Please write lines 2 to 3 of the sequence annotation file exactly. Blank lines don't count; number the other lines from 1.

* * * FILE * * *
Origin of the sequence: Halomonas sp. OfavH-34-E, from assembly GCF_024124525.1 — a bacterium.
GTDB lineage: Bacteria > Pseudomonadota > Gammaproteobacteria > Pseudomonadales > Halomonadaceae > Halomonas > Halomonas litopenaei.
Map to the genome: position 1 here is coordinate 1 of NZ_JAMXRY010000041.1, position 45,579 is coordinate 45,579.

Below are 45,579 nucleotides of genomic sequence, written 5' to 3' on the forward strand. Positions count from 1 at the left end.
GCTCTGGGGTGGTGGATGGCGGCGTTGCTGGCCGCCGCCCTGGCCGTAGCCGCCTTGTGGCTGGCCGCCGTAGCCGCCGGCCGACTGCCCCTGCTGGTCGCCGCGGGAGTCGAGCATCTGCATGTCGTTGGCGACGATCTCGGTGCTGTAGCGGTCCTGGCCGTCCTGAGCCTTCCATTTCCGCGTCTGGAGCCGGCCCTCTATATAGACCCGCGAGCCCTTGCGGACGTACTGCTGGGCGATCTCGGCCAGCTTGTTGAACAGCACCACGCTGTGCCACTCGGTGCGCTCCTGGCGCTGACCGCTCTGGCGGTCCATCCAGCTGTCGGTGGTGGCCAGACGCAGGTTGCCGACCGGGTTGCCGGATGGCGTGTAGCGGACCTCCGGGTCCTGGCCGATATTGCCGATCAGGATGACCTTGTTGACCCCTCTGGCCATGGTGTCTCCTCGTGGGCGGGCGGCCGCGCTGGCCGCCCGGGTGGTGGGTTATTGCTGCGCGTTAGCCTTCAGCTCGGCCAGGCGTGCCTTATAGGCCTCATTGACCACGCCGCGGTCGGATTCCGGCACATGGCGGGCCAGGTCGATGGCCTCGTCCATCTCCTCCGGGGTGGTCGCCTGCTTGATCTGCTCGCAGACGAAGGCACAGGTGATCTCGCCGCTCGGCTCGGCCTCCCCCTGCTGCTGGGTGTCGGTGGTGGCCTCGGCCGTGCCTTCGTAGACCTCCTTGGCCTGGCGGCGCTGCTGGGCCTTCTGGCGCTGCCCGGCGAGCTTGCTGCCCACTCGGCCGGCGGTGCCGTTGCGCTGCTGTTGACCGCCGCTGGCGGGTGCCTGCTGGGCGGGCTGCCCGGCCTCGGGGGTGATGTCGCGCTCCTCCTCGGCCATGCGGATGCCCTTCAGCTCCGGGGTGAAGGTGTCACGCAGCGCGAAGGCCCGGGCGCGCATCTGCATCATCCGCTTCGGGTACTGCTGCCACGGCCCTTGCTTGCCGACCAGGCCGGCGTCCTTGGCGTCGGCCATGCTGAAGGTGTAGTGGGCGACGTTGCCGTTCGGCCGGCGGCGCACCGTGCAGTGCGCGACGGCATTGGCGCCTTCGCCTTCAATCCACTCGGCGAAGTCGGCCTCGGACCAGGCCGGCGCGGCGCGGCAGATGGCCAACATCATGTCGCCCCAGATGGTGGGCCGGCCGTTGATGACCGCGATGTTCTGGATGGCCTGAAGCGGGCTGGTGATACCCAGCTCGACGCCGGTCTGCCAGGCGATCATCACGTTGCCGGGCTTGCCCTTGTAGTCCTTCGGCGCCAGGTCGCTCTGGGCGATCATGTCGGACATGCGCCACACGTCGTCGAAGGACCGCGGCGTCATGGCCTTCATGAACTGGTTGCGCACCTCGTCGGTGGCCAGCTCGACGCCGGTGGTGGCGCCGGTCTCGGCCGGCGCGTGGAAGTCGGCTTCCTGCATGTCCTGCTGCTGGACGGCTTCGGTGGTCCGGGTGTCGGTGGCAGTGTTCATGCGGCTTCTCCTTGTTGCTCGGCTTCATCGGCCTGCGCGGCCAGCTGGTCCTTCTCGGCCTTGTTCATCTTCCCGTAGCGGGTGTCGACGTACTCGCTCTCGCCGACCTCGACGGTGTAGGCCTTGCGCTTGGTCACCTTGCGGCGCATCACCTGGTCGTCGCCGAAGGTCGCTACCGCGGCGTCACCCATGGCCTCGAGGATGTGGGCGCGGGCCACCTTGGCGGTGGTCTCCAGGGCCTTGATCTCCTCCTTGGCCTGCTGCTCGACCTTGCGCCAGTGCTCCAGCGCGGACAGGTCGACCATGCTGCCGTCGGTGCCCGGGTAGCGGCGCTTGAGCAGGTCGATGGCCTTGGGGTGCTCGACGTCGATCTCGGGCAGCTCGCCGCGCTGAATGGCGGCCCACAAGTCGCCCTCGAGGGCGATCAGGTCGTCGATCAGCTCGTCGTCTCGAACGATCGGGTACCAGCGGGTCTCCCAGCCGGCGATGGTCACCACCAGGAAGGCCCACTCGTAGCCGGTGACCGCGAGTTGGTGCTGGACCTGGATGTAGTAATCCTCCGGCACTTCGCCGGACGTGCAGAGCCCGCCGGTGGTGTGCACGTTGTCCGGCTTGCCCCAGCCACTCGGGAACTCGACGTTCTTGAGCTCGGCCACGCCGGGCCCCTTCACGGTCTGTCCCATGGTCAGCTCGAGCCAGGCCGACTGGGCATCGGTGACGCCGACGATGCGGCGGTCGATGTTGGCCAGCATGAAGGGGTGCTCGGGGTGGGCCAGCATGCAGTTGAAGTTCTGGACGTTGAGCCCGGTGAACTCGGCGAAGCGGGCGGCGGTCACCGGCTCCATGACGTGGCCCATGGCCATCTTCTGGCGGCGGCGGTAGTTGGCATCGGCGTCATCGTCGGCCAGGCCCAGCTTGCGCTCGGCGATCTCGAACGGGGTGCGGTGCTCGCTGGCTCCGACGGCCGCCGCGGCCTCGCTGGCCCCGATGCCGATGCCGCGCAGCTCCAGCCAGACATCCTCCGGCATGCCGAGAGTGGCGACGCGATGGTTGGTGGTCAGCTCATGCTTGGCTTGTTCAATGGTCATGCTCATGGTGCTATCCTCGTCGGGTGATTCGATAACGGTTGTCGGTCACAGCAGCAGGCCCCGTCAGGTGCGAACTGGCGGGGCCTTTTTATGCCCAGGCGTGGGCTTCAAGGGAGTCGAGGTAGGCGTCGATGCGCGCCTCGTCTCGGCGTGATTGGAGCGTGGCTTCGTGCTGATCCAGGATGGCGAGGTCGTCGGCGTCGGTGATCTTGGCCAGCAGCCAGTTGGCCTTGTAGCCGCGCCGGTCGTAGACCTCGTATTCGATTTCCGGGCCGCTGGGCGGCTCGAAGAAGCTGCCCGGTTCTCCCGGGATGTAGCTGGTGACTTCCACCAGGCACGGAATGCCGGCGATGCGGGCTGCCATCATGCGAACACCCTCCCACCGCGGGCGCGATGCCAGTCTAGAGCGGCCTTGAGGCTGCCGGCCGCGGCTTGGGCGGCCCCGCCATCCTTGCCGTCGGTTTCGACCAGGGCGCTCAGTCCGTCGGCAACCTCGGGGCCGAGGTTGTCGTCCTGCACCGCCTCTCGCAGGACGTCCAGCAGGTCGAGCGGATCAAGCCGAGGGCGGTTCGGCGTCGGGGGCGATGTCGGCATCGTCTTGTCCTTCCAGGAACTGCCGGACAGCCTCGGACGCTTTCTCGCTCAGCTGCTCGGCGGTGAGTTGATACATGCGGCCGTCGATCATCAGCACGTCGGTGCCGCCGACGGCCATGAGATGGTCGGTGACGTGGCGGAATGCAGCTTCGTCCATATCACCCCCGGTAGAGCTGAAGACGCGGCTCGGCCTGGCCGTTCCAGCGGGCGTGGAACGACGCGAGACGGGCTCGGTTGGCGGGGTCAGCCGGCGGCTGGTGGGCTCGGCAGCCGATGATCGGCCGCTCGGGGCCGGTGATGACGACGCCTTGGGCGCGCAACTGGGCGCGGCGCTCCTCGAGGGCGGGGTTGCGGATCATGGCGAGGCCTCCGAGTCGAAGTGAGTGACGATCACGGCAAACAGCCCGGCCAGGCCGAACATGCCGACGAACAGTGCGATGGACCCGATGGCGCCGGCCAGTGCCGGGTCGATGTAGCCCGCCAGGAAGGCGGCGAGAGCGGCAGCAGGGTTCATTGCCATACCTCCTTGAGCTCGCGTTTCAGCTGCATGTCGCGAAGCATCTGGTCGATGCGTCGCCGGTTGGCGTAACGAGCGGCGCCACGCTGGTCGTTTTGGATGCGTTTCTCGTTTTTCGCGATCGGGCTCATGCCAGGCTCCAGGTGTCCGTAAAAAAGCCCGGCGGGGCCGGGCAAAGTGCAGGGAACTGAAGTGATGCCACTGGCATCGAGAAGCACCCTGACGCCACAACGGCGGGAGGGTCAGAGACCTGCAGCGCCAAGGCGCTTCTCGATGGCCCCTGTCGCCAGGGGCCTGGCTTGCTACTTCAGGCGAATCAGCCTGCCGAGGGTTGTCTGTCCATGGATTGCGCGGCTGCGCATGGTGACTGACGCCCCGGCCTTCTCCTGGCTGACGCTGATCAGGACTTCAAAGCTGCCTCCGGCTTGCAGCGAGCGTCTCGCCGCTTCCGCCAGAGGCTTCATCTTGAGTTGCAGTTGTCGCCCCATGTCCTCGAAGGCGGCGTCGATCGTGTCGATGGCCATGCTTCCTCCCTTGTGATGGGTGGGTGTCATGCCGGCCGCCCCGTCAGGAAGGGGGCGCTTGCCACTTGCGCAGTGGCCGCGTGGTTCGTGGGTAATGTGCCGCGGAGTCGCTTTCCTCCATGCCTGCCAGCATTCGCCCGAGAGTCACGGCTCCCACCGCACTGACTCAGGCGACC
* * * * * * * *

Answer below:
GTDB lineage: Bacteria > Pseudomonadota > Gammaproteobacteria > Pseudomonadales > Halomonadaceae > Halomonas > Halomonas litopenaei.
Map to the genome: position 1 here is coordinate 1 of NZ_JAMXRY010000041.1, position 45,579 is coordinate 45,579.